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Friday, April 13, 2018

Art, engineering and gender


The same principles apply across all creative ventures. So why don't women follow the money?

This way blindness lies...
I’m in the midst of foot surgeries. As you can imagine, I got bored before I got mobile. My daughter is getting married next month, so it was a good time to do handwork for her wedding. I started with fringing shawls for the distaff side of the bridal party. I could do that with my foot elevated.

The artist is intrepid at making stuff. We simply don’t see lack of experience as a problem. We’re often working in areas we’ve never been in before.

Fringing the shawls was tedious but required little actual skill.
Sewing, however, is something I can do just fine. If there was money in it, I might have been a couturier rather than a painter. From fringing, I moved on to making the ring-bearer a tartan bow-tie from the scraps of his sister’s shawl. Then, since the mess was all out anyway, I started the flower-girl’s dress. All this has been drawing me upright. I work until my foot throbs and then stop.

The bow-tie took a little more experience.
Grace’s dress is meant to be a miniature of the bride’s dress. It has a bouffant skirt with horsehair braid on the top layers of tulle. I like this new use for an old material very much, but it’s hard to scale it to a two-year-old.

A two-year-old cannot go strapless, for engineering and other reasons. A train is also out of the question. And somewhere I need to incorporate a big pink bow, which the bride's dress doesn't have. As you can imagine, there is only so far a pattern can take you, and we’ve long passed that point.

Barb Whitten's paper sneakers. A woman who can make those can make anything.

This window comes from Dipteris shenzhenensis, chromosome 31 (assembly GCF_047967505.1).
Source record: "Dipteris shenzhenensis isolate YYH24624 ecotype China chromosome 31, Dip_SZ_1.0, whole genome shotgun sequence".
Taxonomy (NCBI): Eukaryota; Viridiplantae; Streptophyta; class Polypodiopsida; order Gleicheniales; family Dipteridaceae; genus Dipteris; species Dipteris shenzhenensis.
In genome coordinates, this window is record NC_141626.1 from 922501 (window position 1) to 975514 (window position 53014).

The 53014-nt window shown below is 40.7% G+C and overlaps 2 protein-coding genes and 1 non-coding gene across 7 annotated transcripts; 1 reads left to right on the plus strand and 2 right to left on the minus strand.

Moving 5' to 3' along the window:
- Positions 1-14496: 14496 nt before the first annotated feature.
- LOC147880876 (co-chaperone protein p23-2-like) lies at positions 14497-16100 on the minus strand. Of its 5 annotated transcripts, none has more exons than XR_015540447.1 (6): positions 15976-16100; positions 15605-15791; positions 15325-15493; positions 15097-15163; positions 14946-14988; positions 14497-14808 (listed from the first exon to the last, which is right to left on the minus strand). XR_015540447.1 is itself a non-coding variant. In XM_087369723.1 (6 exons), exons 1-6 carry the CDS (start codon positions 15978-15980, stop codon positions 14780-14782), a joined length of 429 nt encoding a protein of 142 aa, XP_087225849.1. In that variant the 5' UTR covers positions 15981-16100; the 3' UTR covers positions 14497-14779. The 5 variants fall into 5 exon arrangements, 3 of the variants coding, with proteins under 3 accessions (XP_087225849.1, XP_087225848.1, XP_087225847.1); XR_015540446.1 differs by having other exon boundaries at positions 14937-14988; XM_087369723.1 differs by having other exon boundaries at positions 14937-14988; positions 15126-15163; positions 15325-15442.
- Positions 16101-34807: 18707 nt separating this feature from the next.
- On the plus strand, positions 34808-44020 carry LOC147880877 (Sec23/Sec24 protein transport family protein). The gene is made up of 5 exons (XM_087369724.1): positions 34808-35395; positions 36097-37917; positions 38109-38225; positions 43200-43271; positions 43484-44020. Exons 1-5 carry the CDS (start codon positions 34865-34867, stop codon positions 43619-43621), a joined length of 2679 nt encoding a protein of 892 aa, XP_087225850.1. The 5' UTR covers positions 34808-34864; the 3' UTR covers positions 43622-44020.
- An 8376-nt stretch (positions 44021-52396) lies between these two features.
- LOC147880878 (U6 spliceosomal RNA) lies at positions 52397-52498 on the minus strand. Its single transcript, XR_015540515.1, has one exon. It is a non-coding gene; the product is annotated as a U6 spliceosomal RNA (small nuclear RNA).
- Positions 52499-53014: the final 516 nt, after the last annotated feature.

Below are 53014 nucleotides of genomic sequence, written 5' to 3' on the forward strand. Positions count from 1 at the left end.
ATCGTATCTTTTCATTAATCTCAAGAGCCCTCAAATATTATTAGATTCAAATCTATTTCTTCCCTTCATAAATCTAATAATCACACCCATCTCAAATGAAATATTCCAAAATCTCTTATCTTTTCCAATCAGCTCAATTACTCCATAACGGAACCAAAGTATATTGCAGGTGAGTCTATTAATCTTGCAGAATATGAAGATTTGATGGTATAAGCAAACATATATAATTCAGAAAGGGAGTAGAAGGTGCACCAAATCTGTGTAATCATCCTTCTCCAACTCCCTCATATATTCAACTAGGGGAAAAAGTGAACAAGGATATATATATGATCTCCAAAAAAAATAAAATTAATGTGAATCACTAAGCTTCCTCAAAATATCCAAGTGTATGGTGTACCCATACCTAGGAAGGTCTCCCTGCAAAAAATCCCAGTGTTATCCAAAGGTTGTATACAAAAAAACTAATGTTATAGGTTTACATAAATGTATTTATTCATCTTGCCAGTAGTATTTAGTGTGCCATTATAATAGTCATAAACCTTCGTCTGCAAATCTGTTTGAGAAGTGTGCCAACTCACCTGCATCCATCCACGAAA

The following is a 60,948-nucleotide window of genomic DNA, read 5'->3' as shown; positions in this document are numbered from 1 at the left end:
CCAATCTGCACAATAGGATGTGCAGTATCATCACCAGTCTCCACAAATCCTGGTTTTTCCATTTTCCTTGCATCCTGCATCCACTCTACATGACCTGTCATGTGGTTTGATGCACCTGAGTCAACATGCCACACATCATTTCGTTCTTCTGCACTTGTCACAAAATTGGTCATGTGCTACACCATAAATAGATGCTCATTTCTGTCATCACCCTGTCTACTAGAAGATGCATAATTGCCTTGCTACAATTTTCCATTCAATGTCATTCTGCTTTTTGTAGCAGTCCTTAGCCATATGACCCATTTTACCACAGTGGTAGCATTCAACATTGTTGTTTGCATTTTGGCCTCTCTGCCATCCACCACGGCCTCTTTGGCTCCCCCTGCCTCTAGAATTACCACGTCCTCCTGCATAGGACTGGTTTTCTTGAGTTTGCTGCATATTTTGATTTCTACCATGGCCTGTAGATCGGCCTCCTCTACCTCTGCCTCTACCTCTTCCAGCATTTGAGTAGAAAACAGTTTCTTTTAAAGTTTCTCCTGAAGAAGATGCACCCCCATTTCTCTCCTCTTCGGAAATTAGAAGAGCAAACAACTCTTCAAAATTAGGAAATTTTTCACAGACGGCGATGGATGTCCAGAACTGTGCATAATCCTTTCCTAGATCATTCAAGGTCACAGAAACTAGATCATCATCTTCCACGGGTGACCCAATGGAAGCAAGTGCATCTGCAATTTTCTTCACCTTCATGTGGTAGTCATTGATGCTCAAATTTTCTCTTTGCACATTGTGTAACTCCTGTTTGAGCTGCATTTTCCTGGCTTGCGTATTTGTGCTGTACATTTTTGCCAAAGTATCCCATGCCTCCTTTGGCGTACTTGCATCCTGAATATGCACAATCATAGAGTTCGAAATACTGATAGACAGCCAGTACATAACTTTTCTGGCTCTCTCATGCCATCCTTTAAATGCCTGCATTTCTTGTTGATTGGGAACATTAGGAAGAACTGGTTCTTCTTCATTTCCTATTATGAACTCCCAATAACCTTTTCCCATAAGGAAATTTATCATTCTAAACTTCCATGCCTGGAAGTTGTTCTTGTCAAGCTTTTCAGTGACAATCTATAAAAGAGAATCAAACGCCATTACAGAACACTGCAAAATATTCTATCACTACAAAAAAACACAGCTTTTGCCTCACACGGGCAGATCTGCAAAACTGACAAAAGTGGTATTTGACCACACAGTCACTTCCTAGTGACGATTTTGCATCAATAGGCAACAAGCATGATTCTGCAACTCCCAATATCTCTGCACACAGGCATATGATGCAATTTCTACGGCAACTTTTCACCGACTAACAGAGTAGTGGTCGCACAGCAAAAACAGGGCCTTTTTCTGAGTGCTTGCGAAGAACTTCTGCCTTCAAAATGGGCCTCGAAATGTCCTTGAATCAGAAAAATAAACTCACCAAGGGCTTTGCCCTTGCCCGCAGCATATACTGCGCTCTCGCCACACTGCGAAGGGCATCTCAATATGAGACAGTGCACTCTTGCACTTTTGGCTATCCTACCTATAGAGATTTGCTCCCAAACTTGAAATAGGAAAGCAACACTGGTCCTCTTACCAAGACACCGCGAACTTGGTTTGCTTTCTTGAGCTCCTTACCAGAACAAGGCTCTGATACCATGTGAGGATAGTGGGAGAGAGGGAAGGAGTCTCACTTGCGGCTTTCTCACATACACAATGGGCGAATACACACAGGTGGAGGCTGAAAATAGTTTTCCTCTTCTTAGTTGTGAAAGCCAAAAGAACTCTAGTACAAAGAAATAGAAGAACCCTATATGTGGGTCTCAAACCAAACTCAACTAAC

I copied the first four layers easily enough, but the top layer baffled me. I called artist Barb Whitten for help. She sculpts, so she can think in 3D. She had the layer figured out in minutes. There were eight panels, each with a 90° arc, which meant the skirt encompassed 720° of fabric.

I ran it past another friend, a seamstress and Civil War reenactor. “You realize I had to convert that to 19th century terms, don’t you?” she said. The penny dropped for me. When I saw that wedding gown as a variation on a Victorian gown, the layers made sense.

In the end, it all comes down to craftsmanship.
But to scale it down and cut the pieces freehand required trigonometry. I don’t care if you call it math or you call it “Granny drawing out a pattern on the table.” It’s the same thing. I guessed it, and then I calculated it, and my numbers were right to a quarter of an inch. So I cut it and sewed it.

Women have been doing this work since the dawn of time. It’s not much different from carpentry. It starts with a vision, which is then sketched, measured and constructed.

That’s also how engineering works. So why are women so skittish about entering engineering as a field? Historically, women have participated in science and engineering at much lower rates than men. That’s sad, because those jobs pay well and are in demand.

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